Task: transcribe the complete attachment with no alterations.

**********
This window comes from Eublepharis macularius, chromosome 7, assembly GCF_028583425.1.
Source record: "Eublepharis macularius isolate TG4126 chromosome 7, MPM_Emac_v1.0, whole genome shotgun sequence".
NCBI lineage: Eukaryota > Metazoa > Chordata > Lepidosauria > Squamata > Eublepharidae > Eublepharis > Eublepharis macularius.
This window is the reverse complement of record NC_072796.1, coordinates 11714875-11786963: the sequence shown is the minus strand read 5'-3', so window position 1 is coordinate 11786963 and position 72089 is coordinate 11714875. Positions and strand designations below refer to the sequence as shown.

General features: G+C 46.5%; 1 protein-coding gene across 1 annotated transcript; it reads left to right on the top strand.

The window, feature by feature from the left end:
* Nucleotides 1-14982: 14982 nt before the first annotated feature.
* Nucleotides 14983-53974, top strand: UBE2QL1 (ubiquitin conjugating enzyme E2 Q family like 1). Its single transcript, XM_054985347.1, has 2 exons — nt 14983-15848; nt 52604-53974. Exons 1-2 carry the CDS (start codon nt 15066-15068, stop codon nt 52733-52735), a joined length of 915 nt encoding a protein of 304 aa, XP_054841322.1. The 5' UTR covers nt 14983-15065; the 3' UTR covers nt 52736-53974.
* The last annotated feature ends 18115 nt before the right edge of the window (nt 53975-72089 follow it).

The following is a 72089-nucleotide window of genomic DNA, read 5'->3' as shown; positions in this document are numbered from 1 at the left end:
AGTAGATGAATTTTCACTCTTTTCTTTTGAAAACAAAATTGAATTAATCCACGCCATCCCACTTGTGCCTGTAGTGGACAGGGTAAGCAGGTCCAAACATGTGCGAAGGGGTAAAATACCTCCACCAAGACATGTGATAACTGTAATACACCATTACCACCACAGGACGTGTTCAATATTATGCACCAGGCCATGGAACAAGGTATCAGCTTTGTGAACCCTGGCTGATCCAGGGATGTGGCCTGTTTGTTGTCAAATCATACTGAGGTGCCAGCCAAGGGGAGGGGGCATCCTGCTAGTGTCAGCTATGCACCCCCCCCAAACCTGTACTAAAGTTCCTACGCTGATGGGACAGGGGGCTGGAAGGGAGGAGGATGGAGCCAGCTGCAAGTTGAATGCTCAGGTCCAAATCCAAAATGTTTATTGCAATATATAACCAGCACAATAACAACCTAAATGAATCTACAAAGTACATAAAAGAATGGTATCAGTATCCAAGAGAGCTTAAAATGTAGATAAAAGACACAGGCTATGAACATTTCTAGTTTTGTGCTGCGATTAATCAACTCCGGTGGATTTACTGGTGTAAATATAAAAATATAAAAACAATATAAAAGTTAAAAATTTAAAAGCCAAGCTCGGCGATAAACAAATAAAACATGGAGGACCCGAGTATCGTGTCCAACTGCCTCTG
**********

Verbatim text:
This window comes from Eublepharis macularius, chromosome 7, assembly GCF_028583425.1.
Source record: "Eublepharis macularius isolate TG4126 chromosome 7, MPM_Emac_v1.0, whole genome shotgun sequence".
NCBI lineage: Eukaryota > Metazoa > Chordata > Lepidosauria > Squamata > Eublepharidae > Eublepharis > Eublepharis macularius.
This window is the reverse complement of record NC_072796.1, coordinates 11714875-11786963: the sequence shown is the minus strand read 5'-3', so window position 1 is coordinate 11786963 and position 72089 is coordinate 11714875. Positions and strand designations below refer to the sequence as shown.

General features: G+C 46.5%; 1 protein-coding gene across 1 annotated transcript; it reads left to right on the top strand.

The window, feature by feature from the left end:
* Nucleotides 1-14982: 14982 nt before the first annotated feature.
* Nucleotides 14983-53974, top strand: UBE2QL1 (ubiquitin conjugating enzyme E2 Q family like 1). Its single transcript, XM_054985347.1, has 2 exons — nt 14983-15848; nt 52604-53974. Exons 1-2 carry the CDS (start codon nt 15066-15068, stop codon nt 52733-52735), a joined length of 915 nt encoding a protein of 304 aa, XP_054841322.1. The 5' UTR covers nt 14983-15065; the 3' UTR covers nt 52736-53974.
* The last annotated feature ends 18115 nt before the right edge of the window (nt 53975-72089 follow it).

The following is a 72089-nucleotide window of genomic DNA, read 5'->3' as shown; positions in this document are numbered from 1 at the left end:
AGTAGATGAATTTTCACTCTTTTCTTTTGAAAACAAAATTGAATTAATCCACGCCATCCCACTTGTGCCTGTAGTGGACAGGGTAAGCAGGTCCAAACATGTGCGAAGGGGTAAAATACCTCCACCAAGACATGTGATAACTGTAATACACCATTACCACCACAGGACGTGTTCAATATTATGCACCAGGCCATGGAACAAGGTATCAGCTTTGTGAACCCTGGCTGATCCAGGGATGTGGCCTGTTTGTTGTCAAATCATACTGAGGTGCCAGCCAAGGGGAGGGGGCATCCTGCTAGTGTCAGCTATGCACCCCCCCCAAACCTGTACTAAAGTTCCTACGCTGATGGGACAGGGGGCTGGAAGGGAGGAGGATGGAGCCAGCTGCAAGTTGAATGCTCAGGTCCAAATCCAAAATGTTTATTGCAATATATAACCAGCACAATAACAACCTAAATGAATCTACAAAGTACATAAAAGAATGGTATCAGTATCCAAGAGAGCTTAAAATGTAGATAAAAGACACAGGCTATGAACATTTCTAGTTTTGTGCTGCGATTAATCAACTCCGGTGGATTTACTGGTGTAAATATAAAAATATAAAAACAATATAAAAGTTAAAAATTTAAAAGCCAAGCTCGGCGATAAACAAATAAAACATGGAGGACCCGAGTATCGTGTCCAACTGCCTCTG